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Speech Breaker Party Game Review and Rules

Released just last year, Speech Breaker is a game that was clearly a failure for Hasbro. Hasbro seems to have already started to clearance out the game around a year after it was released. I have also seen the game start to trickle into thrift shops which is kind of surprising for a game that is only around a year old. On top of all of this the game currently has terrible user ratings on Board Game Geek. So you might wonder why I decided to pick up the game? Well first I found the game for only $0.50 and it is hard to not give a game a chance at that price. The other reason that I wanted to give the game a chance was that while the premise sounded silly it was interesting enough that I thought it could be better than I expected. Speech Breaker has some interesting ideas but fails due to the premise not working that well and the underlying gameplay being pretty generic.

How to Play | My Thoughts | Should You Buy? | Comments

How to Play Speech Breaker

Setup

  • Insert batteries into the microphone.
  • The players will break up into two teams.
  • Place the cards between the players.
  • The last person to forget what they were trying to say will be the first reporter.

Playing the Game

Speech Breaker is played over a set of rounds. Each round has one of the players play as the reporter. You will play enough rounds so each player has the opportunity to play as the reporter three times.

Each round begins with the current reporter putting the headphones on their head and taking the microphone. They will press the button on the microphone which starts the round. The player’s report will begin with the player saying “Reporting live from the scene”. The current reporter will then take the top card. The player can choose which of the scenarios they would like to describe on the card but the timer is running while they decide.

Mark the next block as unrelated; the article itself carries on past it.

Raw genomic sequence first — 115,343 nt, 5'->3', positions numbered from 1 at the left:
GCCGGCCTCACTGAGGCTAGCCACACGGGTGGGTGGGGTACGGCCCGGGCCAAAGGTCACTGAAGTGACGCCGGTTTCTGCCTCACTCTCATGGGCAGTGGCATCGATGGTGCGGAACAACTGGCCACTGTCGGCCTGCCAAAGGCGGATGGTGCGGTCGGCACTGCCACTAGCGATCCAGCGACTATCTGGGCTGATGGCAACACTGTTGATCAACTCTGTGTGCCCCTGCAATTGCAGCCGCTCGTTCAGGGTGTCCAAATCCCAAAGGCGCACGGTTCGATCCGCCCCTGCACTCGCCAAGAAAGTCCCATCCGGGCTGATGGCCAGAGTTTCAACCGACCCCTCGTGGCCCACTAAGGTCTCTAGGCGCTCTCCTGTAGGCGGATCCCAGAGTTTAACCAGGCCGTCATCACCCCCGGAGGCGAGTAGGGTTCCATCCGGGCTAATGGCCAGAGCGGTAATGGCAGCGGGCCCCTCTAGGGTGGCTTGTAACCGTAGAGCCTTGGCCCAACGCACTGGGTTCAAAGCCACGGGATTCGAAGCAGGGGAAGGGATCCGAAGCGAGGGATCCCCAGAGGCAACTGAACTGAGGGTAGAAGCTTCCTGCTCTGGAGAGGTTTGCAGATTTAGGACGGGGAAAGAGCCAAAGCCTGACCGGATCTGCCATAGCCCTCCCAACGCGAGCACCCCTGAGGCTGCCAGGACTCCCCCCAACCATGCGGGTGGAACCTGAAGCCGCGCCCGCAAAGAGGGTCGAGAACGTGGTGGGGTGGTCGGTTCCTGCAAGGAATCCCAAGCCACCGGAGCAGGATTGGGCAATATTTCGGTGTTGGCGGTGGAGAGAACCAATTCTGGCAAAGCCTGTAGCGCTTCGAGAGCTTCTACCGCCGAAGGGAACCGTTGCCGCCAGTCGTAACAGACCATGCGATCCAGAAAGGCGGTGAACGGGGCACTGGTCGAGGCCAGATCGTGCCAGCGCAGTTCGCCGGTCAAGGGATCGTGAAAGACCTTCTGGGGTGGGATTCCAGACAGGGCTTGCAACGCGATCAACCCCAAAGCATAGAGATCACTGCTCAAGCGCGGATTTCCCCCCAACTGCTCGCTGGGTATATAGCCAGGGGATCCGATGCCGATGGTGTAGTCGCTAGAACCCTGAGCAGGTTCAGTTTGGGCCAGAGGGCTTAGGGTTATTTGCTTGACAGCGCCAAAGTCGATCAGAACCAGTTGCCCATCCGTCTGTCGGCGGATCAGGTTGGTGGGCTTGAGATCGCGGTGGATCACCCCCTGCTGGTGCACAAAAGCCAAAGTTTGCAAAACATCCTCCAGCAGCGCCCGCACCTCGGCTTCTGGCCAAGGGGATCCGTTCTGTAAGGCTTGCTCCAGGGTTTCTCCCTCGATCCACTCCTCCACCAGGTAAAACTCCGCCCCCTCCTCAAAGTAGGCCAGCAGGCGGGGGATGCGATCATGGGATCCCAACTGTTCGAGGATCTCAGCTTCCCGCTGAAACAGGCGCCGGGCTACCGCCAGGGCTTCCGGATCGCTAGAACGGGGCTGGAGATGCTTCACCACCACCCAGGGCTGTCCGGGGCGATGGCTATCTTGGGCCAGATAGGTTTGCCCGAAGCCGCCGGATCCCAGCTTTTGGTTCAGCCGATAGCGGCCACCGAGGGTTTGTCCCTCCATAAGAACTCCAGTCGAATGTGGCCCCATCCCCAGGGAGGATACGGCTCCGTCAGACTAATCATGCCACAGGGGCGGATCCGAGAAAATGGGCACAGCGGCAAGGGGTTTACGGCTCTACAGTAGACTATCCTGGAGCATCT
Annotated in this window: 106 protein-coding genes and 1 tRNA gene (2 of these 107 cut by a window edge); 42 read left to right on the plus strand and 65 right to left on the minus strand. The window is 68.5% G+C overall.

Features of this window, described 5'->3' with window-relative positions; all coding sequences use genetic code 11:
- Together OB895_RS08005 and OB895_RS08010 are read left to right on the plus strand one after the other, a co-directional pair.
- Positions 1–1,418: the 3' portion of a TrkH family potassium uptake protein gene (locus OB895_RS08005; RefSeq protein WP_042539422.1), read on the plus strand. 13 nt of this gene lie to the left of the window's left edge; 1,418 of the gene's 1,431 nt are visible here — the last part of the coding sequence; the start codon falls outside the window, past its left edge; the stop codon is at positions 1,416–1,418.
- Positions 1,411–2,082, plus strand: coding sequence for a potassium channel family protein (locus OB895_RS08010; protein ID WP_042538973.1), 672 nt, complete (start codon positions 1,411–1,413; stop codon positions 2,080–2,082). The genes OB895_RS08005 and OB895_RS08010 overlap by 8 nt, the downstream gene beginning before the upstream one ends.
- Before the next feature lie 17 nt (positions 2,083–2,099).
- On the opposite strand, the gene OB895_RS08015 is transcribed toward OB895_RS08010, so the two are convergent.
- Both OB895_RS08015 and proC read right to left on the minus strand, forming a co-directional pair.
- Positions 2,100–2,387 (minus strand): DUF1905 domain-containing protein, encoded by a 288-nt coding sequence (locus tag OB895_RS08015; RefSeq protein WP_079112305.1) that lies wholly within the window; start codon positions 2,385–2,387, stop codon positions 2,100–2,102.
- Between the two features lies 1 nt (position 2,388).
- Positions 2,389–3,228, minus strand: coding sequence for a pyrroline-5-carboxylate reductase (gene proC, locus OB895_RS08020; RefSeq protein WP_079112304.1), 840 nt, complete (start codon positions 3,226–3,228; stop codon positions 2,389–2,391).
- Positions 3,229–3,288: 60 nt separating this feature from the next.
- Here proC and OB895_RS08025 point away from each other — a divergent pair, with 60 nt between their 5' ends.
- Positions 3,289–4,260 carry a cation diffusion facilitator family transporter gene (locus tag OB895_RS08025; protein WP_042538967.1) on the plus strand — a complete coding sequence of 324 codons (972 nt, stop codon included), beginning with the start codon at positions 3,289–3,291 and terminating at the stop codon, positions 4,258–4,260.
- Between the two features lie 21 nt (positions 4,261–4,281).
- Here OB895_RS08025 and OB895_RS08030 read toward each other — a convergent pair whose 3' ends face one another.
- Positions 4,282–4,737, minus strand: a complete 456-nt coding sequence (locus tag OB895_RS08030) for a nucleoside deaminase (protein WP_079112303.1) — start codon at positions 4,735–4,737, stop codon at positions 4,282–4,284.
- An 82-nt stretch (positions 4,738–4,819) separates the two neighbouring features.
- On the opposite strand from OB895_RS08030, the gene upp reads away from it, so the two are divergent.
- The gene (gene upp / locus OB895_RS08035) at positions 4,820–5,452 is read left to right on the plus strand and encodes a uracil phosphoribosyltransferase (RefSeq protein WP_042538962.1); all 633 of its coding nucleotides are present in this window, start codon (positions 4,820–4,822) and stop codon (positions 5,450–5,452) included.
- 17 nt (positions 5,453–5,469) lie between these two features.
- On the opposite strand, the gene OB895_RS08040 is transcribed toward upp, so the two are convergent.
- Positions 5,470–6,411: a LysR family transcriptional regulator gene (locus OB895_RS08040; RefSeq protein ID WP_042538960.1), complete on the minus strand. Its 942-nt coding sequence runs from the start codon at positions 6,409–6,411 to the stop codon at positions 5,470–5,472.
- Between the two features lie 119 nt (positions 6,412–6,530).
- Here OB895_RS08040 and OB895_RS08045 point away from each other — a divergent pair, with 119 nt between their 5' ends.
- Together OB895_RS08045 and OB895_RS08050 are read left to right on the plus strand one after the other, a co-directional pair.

The player will have 30 seconds to describe the scene. You can describe the scene however you want but you may not use any of the words printed on the card. The goal is to get your teammates at the end of the report (they cannot speak until the report is over) to correctly guess the who, what, and where printed on the card. When describing the scene you need to hold the microphone close to your mouth. After a couple seconds the audio recorded by the microphone will be repeated through the headphones to try and distract you. After 30 seconds have passed you will hear a static sound over the headphones which indicates the end of the report. At this point you are unable to add anything to your report.

Card for Speech Breaker
For this round the reporter could describe the top scene as follows: A male reindeer with a red nose is typing a message on their phone to their significant other in the room where the president of the United States works.

Your teammates will then try to guess what scene you were trying to describe. If your teammates correctly guess the who, what, and where your team will take the card which will count as one point at the end of the game. If they miss one or more of the items you will fail the round and the cards will be discarded. When players provide similar but not exact matches to the items listed on the card, all of the players have to agree on whether the answer counts.

The round then ends and play passes to a player on the other team.

End of Game